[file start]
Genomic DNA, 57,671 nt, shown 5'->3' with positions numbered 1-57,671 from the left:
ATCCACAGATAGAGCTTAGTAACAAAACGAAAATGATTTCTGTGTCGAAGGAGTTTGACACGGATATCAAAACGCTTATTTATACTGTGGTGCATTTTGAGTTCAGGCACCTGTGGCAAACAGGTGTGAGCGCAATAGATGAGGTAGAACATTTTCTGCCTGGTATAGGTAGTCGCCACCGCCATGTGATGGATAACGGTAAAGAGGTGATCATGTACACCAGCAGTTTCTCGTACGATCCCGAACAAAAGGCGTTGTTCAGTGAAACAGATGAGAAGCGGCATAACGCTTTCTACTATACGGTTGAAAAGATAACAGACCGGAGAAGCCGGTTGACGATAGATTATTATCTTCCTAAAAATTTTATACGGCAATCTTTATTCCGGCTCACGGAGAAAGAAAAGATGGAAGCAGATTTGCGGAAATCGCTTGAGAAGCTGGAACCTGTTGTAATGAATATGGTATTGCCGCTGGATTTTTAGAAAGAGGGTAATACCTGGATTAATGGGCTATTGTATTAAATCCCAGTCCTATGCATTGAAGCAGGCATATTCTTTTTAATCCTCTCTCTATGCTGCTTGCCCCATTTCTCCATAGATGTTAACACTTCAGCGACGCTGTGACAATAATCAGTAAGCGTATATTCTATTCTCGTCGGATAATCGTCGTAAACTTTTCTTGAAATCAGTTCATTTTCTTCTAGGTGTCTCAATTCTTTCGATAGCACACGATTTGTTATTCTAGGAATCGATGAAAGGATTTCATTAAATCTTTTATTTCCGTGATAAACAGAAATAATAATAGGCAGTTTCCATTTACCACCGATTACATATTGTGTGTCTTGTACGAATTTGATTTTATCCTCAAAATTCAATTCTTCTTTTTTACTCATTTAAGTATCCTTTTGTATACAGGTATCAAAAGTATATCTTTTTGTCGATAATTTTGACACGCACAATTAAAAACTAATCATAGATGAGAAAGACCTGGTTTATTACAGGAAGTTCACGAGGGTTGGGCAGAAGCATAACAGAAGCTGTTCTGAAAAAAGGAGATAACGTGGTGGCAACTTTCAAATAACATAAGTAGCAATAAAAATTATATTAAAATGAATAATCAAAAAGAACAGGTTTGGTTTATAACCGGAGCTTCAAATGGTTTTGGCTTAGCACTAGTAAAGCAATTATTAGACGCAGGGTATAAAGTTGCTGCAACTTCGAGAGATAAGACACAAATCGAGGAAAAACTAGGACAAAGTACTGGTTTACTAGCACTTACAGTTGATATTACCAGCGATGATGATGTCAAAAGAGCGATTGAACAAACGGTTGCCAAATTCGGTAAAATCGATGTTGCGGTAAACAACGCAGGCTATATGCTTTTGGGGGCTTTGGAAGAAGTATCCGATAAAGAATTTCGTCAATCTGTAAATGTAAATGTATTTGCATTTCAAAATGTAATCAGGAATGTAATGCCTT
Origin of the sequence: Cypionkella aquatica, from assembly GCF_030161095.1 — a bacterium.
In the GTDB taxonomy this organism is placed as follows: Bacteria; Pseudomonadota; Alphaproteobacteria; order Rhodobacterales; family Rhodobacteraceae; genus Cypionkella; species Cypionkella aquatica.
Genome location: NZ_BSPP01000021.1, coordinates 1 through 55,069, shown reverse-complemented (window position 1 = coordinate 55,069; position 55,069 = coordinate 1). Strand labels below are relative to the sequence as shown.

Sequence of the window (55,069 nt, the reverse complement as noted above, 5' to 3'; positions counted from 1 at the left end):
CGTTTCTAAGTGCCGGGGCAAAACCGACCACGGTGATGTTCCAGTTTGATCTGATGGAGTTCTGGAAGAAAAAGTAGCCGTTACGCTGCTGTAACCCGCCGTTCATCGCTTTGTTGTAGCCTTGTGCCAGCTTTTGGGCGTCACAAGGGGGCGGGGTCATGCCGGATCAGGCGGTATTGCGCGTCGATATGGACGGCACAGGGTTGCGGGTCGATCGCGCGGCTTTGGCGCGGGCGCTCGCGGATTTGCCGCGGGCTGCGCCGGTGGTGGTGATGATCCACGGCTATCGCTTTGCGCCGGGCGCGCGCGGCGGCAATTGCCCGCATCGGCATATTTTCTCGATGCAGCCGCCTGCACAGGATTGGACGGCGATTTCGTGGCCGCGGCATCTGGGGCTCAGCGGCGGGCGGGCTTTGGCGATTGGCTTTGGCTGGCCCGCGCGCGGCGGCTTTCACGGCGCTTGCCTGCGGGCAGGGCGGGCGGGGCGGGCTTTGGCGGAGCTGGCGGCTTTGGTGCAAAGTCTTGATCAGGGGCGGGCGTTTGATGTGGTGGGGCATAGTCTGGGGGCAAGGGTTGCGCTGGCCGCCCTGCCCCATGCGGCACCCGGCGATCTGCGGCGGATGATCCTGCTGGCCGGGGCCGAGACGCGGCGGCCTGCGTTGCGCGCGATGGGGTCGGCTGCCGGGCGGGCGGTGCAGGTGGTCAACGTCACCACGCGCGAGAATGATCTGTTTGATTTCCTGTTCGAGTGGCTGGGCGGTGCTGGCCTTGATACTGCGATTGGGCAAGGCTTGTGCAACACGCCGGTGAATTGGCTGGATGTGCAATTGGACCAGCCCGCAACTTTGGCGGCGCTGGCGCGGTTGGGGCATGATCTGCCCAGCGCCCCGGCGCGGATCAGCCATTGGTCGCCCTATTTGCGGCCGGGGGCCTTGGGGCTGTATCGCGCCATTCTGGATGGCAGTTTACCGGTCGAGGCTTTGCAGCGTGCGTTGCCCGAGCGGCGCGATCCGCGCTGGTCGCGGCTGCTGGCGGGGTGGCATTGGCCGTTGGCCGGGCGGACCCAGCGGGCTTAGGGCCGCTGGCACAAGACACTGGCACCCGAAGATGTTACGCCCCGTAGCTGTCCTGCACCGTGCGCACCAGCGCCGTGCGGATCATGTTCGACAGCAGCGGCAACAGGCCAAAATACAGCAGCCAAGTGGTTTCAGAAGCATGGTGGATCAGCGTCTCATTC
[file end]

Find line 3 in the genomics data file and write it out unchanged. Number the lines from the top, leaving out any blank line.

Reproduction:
Origin of the sequence: Cypionkella aquatica, from assembly GCF_030161095.1 — a bacterium.